If you’re a Seahawks fan contemplating a descent into wails and lamentations over the uncontrollable cruelties of pro football, keep in mind that the collective record of Seattle’s opponents through 10 games is 42-58. Yes, the injuries are burdensome, but there is no cosmic conspiracy to derail the Pete Carroll empire.
The Washington Huskies have been mocked for their cupcake schedule, but the Seahawks are the kings of baked goods. They have played three teams with winning records, and are 1-2 against them. If ever there were a petal-strewn meadow trail full of bunnies and fawns toward an NFL playoff berth, the Seahawks surely are upon it.
If, however, they lose Sunday in San Francisco to the 1-9 49ers, know then that you are standing at the gates of Mordor. Wails and lamentations would not only be proper, they would be mandatory.
Unlikely as that outcome seems — Las Vegas says the Seahawks are 6½-point favorites — the Seahawks barely beat the 49ers 12-9 at the Clink in Week 2 when Seattle still had a running game, 131 yards on 37 carries (3.5 ypg).
Rookie running back Chris Carson had 93 yards on 20 carries. But he was lost two games later with a broken ankle. Not only has nothing been the same since, nothing is the same week to week with the ground game.
Next up Sunday is Thomas Rawls, who may soon rival boxer Sugar Ray Leonard for total career comebacks.
Before the Atlanta game Monday, Rawls was putting on his pads in the Clink locker room when an assistant coach told him to stop. He was told he was being listed as a healthy inactive. The Seahawks were going with Eddie Lacy, J.D. McKissic and Mike Davis, newly promoted from the practice squad to starter. Collectively, they would gain 50 yards on 16 carries.
That, friends, is a snub.
“He didn’t take it well, and I don’t expect him to,” Carroll said Wednesday. “I want him to want to be out there in the worst way … I’m hoping that he will be a big factor in this game this week.”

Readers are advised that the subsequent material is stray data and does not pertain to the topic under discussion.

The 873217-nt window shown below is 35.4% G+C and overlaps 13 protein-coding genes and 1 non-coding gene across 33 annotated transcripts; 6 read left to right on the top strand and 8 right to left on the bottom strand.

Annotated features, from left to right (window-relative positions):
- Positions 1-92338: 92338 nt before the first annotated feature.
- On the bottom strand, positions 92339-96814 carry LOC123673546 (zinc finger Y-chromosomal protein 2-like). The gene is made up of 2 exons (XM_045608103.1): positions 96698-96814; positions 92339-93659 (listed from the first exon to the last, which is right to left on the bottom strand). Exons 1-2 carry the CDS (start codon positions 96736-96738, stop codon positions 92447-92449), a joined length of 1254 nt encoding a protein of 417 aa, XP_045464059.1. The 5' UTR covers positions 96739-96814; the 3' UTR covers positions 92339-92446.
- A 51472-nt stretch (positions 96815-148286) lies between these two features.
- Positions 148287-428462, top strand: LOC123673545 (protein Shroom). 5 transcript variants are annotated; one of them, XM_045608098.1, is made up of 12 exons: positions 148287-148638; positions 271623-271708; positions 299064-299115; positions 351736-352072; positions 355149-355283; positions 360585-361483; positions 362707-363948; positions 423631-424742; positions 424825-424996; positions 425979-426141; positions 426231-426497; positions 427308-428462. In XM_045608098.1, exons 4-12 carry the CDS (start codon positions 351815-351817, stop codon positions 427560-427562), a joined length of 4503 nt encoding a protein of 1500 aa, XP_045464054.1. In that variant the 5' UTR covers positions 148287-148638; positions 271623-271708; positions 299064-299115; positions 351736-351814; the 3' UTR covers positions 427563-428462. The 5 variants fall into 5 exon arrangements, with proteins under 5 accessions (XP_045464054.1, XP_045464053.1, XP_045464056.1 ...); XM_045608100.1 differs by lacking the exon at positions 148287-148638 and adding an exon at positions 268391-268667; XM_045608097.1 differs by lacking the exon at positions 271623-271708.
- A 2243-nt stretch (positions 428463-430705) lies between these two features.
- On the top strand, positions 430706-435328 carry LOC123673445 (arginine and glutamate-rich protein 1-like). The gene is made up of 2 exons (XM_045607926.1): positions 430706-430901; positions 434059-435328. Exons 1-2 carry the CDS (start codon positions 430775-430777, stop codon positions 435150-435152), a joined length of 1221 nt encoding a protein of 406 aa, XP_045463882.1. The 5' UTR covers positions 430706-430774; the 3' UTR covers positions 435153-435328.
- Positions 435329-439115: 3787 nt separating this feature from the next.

The reason Rawls is the latest hope in Seattle’s so-far-futile effort to succeed Marshawn Lynch is only because Davis is hurt. In the third quarter Monday against Atlanta, Davis strained a groin muscle and won’t play Sunday. Rawls is the default choice, not because anyone is dazzled with his seasonal numbers — 125 yards in 49 carries, with a long of 23, and seven receptions for 74 yards.
As much as the offensive line has borne the brunt of criticism for Seattle’s woes, no one after Carson among the running backs has seen fit to take charge of the ball-packing. Through 10 games, quarterback Russell Wilson is the leading rusher with 376 of the team’s 1,042 rushing yards.
In the absence of any health limitations, Rawls has been an enigma. After gaining 830 yards in his rookie year of 2015 before getting hurt, In 2016 he had 349 yards before getting hurt again. He returned for the playoffs in time to run for 164 yards in the playoff win over Detroit.
But he sprained an ankle in preseason and never regained what assistant coach Tom Cable called Wednesday his groove.
What advice does Cable give Rawls?
“Don’t try so damn hard,” he said. “When guys are trying to make a statement, they overstep on the gas. Just relax and play ball.”
The over-amped Rawls misses openings, over-runs blockers and seeks out rather than avoids tacklers.
“It’s his decision-making based on what the read is,” Cable said. “If it’s the back door, it’s the back door. If it’s not, stay with the front door.
“He’s pressing so hard, it’s hard on him.”
As for Rawls himself, he tried to downplay his dismay over the demotion.
“It was a little unexpected,” Rawls said of the Monday demotion. “But we did what was best for the team. We’ll overcome it.
“Anybody would be (upset). How can you not be, when you’re putting on your pads.”
But he refused to go public with any real crankiness.
“I’m still a part of this team,” he said. “I’m definitely accountable, in this league and organization and with my teammates. Whenever my number is called, I’ll be ready.
“We all know it’s a long season, and we’re probably not where we want to be. But there’s so much brightness to the organization and the run game. We’re still progressing.”
Cable thinks Rawls, as the potential successor to the fabled Lynch, is trying to overcome his injury history with pure physical effort.
“Think about it,” he said. “A couple years ago, he’s as hot as it gets, he’s marching for a thousand yards, and he breaks his leg, compound fracture. Watching Marshawn, I think he thought he had to be the guy to take over.
“Unfortunately for him and us, he’s trying too darn hard. Make one cut, not three. Take a breath. Stay in the moment. You’re not going to be a 1,000-yard runner on one run.”
One of the lesser-appreciated virtues of Lynch was the patience that allowed him to read his blocking for opportunities.
“As many times as you can,” Cable said, “You want to show (Rawls) examples of Marshawn doing it.”
With the easiest foe remaining on the schedule, Sunday is the chance for Rawls to do the hardest thing — slow down in order to speed things up.
Art Thiel is co-founder of sportspressnw.com.